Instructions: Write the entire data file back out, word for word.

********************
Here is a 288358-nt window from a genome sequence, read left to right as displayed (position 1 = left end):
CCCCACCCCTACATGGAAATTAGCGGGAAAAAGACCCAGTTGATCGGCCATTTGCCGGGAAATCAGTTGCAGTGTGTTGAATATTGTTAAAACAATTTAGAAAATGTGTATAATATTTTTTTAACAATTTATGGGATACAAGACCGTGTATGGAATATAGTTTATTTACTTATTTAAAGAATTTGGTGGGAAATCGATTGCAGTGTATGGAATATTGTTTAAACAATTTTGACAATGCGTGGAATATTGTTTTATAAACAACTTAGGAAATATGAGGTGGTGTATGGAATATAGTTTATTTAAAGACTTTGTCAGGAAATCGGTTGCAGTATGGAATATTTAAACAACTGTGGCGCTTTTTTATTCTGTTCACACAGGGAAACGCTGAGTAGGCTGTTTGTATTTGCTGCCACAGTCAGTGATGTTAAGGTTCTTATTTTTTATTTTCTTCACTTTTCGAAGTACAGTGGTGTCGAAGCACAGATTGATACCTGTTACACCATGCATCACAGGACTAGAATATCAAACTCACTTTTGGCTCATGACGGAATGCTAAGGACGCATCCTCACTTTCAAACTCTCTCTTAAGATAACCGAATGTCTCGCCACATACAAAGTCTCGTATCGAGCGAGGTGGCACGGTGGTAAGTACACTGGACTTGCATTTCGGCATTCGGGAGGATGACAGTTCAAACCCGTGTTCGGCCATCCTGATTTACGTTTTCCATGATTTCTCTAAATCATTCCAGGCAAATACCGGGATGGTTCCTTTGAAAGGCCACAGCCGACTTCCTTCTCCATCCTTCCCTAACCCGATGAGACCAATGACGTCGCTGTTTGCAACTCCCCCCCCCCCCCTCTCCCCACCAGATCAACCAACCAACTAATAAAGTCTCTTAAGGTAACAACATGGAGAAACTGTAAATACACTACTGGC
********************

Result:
Here is a 288358-nt window from a genome sequence, read left to right as displayed (position 1 = left end):
CCCCACCCCTACATGGAAATTAGCGGGAAAAAGACCCAGTTGATCGGCCATTTGCCGGGAAATCAGTTGCAGTGTGTTGAATATTGTTAAAACAATTTAGAAAATGTGTATAATATTTTTTTAACAATTTATGGGATACAAGACCGTGTATGGAATATAGTTTATTTACTTATTTAAAGAATTTGGTGGGAAATCGATTGCAGTGTATGGAATATTGTTTAAACAATTTTGACAATGCGTGGAATATTGTTTTATAAACAACTTAGGAAATATGAGGTGGTGTATGGAATATAGTTTATTTAAAGACTTTGTCAGGAAATCGGTTGCAGTATGGAATATTTAAACAACTGTGGCGCTTTTTTATTCTGTTCACACAGGGAAACGCTGAGTAGGCTGTTTGTATTTGCTGCCACAGTCAGTGATGTTAAGGTTCTTATTTTTTATTTTCTTCACTTTTCGAAGTACAGTGGTGTCGAAGCACAGATTGATACCTGTTACACCATGCATCACAGGACTAGAATATCAAACTCACTTTTGGCTCATGACGGAATGCTAAGGACGCATCCTCACTTTCAAACTCTCTCTTAAGATAACCGAATGTCTCGCCACATACAAAGTCTCGTATCGAGCGAGGTGGCACGGTGGTAAGTACACTGGACTTGCATTTCGGCATTCGGGAGGATGACAGTTCAAACCCGTGTTCGGCCATCCTGATTTACGTTTTCCATGATTTCTCTAAATCATTCCAGGCAAATACCGGGATGGTTCCTTTGAAAGGCCACAGCCGACTTCCTTCTCCATCCTTCCCTAACCCGATGAGACCAATGACGTCGCTGTTTGCAACTCCCCCCCCCCCCCTCTCCCCACCAGATCAACCAACCAACTAATAAAGTCTCTTAAGGTAACAACATGGAGAAACTGTAAATACACTACTGGC